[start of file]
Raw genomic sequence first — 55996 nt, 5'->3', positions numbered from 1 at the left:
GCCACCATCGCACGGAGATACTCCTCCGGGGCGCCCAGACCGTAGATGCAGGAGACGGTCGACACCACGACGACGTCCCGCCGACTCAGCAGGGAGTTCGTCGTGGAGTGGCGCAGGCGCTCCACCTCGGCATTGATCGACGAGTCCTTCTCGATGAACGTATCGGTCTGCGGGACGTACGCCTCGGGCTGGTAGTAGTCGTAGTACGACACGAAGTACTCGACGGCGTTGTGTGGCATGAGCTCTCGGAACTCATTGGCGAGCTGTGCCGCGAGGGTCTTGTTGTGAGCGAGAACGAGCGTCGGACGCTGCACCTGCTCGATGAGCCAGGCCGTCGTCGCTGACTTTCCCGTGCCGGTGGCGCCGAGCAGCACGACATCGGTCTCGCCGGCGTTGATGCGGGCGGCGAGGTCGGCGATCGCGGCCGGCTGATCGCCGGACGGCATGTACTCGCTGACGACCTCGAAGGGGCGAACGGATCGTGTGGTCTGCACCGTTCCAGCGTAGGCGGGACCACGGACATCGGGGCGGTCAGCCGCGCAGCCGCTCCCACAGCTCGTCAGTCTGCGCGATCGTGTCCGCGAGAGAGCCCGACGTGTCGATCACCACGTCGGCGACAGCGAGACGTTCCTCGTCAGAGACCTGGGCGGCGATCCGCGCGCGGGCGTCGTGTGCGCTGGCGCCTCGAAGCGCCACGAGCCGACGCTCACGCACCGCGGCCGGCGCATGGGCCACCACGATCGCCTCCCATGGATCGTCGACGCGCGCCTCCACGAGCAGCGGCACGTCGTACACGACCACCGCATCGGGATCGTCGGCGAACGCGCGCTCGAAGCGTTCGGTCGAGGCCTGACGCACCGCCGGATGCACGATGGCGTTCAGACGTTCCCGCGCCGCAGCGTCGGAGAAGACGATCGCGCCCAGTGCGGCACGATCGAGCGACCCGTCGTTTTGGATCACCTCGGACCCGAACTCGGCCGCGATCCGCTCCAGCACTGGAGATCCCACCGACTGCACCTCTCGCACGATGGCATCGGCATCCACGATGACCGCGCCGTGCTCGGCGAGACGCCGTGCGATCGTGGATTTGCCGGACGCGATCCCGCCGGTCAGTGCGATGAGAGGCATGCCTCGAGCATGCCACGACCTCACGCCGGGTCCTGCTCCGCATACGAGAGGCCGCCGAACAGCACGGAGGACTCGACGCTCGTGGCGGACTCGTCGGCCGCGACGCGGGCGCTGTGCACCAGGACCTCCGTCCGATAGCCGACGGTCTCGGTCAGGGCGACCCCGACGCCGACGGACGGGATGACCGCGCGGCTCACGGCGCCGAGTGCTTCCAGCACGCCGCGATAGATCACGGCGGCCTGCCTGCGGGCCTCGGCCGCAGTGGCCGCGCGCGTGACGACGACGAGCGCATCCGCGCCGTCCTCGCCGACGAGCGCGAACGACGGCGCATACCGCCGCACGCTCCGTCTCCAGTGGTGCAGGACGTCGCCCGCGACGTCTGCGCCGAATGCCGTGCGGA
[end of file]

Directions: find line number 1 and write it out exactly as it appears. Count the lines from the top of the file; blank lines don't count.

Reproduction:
Raw genomic sequence first — 55996 nt, 5'->3', positions numbered from 1 at the left: